While on the surface it might not appear to be anything worth thinking about and considering when reading this exchange between Simon called Peter and the Lord Jesus Christ, I am absolutely and completely convinced that there is something which must be recognized and understood here. In order to truly understand that which is found here within this passage of Scripture—and not only what’s found here, but also what’s found in the ninth chapter beginning with the thirtieth verse—it is absolutely necessary and imperative that we recognize and consider the temptation of the Lord Jesus in the wilderness, as well as Jesus’ experience and encounter with the Father in the garden of Gethsemane. There is not a doubt in my mind that we must needs recognize and understand Jesus’ time in the wilderness when and where He was tempted of the devil, as well as Jesus’ time in the garden of Gethsemane, for the words which we find here call and draw us into a powerful place of understanding concerning Jesus’ unwavering and unflinching desire and willingness to perfectly, fully and completely fulfill the divine will, plan and purpose of the Father. It is truly worth understanding Jesus in the wilderness and Jesus in the garden, for between the wilderness and the garden we would find Jesus teaching His disciples how He must needs suffer many things and be rejected by the chief priests, the scribes and the elders of Israel before ultimately being killed and crucified. BETWEEN THE WILDERNESS AND THE GARDEN! Oh there is truly something powerful that happens between the wilderness and the garden, for during those three and a half years Jesus would walk among us as the Word made flesh and manifested before us in our midst Jesus would know within His heart, within His spirit, and within His soul that He must needs ultimately make one final trip to the city of Jerusalem where He would indeed suffer and experience tremendous suffering, opposition, persecution, and affliction before He would ultimately be killed and put to death. Jesus recognized and understood that He must needs journey unto Jerusalem, and that there was no way around, nor was there any way of avoiding the city of Jerusalem, for the city of Jerusalem would indeed and would in fact be that place where He would face and  experience tremendous suffering, persecution, and ultimately death. With this in mind, I now invite you to consider the following narratives and accounts concerning the temptation of Jesus in the wilderness:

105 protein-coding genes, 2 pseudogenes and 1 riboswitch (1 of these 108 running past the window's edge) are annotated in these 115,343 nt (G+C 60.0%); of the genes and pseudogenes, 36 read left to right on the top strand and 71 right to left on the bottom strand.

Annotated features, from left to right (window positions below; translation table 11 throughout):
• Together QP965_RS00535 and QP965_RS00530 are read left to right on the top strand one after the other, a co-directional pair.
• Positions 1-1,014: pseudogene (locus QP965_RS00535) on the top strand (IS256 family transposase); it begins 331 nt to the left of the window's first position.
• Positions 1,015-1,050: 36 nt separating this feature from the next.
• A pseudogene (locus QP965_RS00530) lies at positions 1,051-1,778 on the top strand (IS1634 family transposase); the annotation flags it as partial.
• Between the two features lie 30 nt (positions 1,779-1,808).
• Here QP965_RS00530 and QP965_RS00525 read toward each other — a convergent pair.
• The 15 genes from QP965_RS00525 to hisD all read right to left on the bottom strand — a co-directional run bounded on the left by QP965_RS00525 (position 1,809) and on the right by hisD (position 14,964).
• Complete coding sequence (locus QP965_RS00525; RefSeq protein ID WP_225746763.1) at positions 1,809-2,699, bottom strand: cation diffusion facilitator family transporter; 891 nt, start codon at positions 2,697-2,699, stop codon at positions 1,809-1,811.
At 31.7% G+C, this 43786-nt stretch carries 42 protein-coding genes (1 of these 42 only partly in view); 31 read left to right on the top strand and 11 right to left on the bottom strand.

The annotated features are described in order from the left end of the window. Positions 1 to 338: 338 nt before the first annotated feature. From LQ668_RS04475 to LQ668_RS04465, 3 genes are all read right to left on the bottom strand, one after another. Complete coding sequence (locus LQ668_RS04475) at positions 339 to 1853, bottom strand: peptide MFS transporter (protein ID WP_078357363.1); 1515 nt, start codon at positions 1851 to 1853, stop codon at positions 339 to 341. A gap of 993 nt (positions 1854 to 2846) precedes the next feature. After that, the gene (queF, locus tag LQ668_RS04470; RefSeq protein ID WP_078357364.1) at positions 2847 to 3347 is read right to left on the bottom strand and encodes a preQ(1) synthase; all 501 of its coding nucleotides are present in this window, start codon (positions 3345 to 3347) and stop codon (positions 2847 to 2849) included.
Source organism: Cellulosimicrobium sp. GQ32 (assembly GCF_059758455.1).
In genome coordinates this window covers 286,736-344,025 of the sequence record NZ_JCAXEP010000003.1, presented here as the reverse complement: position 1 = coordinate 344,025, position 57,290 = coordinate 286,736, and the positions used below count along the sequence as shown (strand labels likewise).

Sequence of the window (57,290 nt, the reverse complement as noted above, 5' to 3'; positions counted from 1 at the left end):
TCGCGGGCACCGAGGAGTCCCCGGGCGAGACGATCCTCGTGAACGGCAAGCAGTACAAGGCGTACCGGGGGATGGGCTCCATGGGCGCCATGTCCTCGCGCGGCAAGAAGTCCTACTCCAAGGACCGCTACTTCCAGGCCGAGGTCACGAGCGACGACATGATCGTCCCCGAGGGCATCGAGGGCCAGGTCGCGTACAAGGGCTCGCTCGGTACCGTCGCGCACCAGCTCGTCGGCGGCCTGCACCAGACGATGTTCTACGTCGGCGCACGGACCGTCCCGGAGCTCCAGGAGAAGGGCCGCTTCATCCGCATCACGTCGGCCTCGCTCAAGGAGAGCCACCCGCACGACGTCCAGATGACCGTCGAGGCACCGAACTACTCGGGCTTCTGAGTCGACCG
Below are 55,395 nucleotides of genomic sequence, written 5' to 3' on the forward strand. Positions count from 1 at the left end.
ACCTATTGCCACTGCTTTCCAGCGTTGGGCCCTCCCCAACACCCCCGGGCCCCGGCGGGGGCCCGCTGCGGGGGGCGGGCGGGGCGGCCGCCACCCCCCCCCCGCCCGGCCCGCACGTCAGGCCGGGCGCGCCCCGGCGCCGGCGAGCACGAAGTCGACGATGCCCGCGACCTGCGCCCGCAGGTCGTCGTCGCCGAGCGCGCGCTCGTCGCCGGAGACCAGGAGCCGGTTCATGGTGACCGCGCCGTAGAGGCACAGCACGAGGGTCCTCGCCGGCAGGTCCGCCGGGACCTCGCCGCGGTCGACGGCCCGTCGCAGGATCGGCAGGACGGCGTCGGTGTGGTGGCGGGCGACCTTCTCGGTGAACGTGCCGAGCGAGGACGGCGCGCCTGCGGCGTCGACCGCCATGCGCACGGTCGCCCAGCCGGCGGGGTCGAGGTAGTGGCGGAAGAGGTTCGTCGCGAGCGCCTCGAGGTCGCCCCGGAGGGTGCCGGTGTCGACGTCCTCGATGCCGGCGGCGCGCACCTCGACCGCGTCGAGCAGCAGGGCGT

“Then was Jesus led up of the Spirit into the wilderness to be tempted of the devil. And when he had fasted forty days and forty nights, he was afterward an hungred. And when the tempter came to him, he said, If thou be the Son of God, command that these stones be made bread. But he answered and said, It is written, Man shall not live by bread alone, but by every word that proceedeth out of the mouth of God. Then the devil taketh him up into the holy city, and sitteth him on a pinnacle of the temple, and saith unto him, If thou be the Son of God, cast thyself down: for it is written, He shall give his angels charge concerning thee: and in their hands they shall bear thee up, lest at any time thou dash thy foot against a stone. Jesus said unto him, It is written again, Thou shalt not tempt the Lord they God. Again, the devil taketh him up into an exceeding high mountain, and sheweth him all the kingdoms of the world, and the glory of them, and saith unto him, All these things will I give thee, if thou wilt fall down and worship me. Then saith Jesus unto him, Get thee hence, Satan: for it is written, Thou shalt worship the Lord thy God, and him only shalt thou serve. Then the devil leaveth him, and, behold, angels came and ministered unto him” (Matthew 4:1-11).

            “And immediately the Spirit driveth him into the wilderness. And He was there in the wilderness forty days, tempted of Satan; and was with the wild beasts; and the angels ministered unto him” (Mark 1:12-13).